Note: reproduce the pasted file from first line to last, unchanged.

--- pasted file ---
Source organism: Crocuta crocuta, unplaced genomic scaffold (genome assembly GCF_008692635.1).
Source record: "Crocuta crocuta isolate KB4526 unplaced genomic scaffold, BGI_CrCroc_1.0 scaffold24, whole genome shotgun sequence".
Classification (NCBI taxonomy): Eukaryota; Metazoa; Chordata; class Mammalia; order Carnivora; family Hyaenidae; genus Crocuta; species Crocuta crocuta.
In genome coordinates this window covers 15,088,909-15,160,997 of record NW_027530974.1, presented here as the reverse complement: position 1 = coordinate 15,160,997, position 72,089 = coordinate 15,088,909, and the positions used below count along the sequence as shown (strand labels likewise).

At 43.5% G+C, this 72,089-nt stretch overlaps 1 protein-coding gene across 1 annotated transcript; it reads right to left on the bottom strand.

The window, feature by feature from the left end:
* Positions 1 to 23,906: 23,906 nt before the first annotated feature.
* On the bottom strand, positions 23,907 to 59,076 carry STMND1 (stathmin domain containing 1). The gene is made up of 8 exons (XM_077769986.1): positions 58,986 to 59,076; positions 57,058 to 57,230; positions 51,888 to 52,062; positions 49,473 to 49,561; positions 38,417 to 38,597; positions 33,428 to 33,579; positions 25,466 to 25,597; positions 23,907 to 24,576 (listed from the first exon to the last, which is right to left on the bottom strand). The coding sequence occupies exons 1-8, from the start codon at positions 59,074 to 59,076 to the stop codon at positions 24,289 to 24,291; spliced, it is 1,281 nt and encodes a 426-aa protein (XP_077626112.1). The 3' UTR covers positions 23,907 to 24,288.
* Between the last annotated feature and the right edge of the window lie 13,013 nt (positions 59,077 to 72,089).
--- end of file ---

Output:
Source organism: Crocuta crocuta, unplaced genomic scaffold (genome assembly GCF_008692635.1).
Source record: "Crocuta crocuta isolate KB4526 unplaced genomic scaffold, BGI_CrCroc_1.0 scaffold24, whole genome shotgun sequence".
Classification (NCBI taxonomy): Eukaryota; Metazoa; Chordata; class Mammalia; order Carnivora; family Hyaenidae; genus Crocuta; species Crocuta crocuta.
In genome coordinates this window covers 15,088,909-15,160,997 of record NW_027530974.1, presented here as the reverse complement: position 1 = coordinate 15,160,997, position 72,089 = coordinate 15,088,909, and the positions used below count along the sequence as shown (strand labels likewise).

At 43.5% G+C, this 72,089-nt stretch overlaps 1 protein-coding gene across 1 annotated transcript; it reads right to left on the bottom strand.

The window, feature by feature from the left end:
* Positions 1 to 23,906: 23,906 nt before the first annotated feature.
* On the bottom strand, positions 23,907 to 59,076 carry STMND1 (stathmin domain containing 1). The gene is made up of 8 exons (XM_077769986.1): positions 58,986 to 59,076; positions 57,058 to 57,230; positions 51,888 to 52,062; positions 49,473 to 49,561; positions 38,417 to 38,597; positions 33,428 to 33,579; positions 25,466 to 25,597; positions 23,907 to 24,576 (listed from the first exon to the last, which is right to left on the bottom strand). The coding sequence occupies exons 1-8, from the start codon at positions 59,074 to 59,076 to the stop codon at positions 24,289 to 24,291; spliced, it is 1,281 nt and encodes a 426-aa protein (XP_077626112.1). The 3' UTR covers positions 23,907 to 24,288.
* Between the last annotated feature and the right edge of the window lie 13,013 nt (positions 59,077 to 72,089).